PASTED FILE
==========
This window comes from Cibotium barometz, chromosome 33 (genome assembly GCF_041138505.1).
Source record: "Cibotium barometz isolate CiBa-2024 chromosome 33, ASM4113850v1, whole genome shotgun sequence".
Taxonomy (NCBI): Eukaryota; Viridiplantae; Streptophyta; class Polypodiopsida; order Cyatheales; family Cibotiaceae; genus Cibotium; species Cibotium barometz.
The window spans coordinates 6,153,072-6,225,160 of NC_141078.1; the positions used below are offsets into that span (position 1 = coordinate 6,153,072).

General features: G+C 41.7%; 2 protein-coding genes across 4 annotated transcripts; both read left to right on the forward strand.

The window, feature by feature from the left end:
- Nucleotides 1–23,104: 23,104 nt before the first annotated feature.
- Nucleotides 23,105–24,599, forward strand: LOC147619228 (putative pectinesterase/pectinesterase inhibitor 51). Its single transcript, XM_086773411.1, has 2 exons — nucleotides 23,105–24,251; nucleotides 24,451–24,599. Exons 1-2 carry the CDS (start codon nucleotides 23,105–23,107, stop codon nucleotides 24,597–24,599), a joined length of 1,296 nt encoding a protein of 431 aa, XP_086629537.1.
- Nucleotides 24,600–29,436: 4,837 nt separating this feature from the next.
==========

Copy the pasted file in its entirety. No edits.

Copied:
This window comes from Cibotium barometz, chromosome 33 (genome assembly GCF_041138505.1).
Source record: "Cibotium barometz isolate CiBa-2024 chromosome 33, ASM4113850v1, whole genome shotgun sequence".
Taxonomy (NCBI): Eukaryota; Viridiplantae; Streptophyta; class Polypodiopsida; order Cyatheales; family Cibotiaceae; genus Cibotium; species Cibotium barometz.
The window spans coordinates 6,153,072-6,225,160 of NC_141078.1; the positions used below are offsets into that span (position 1 = coordinate 6,153,072).

General features: G+C 41.7%; 2 protein-coding genes across 4 annotated transcripts; both read left to right on the forward strand.

The window, feature by feature from the left end:
- Nucleotides 1–23,104: 23,104 nt before the first annotated feature.
- Nucleotides 23,105–24,599, forward strand: LOC147619228 (putative pectinesterase/pectinesterase inhibitor 51). Its single transcript, XM_086773411.1, has 2 exons — nucleotides 23,105–24,251; nucleotides 24,451–24,599. Exons 1-2 carry the CDS (start codon nucleotides 23,105–23,107, stop codon nucleotides 24,597–24,599), a joined length of 1,296 nt encoding a protein of 431 aa, XP_086629537.1.
- Nucleotides 24,600–29,436: 4,837 nt separating this feature from the next.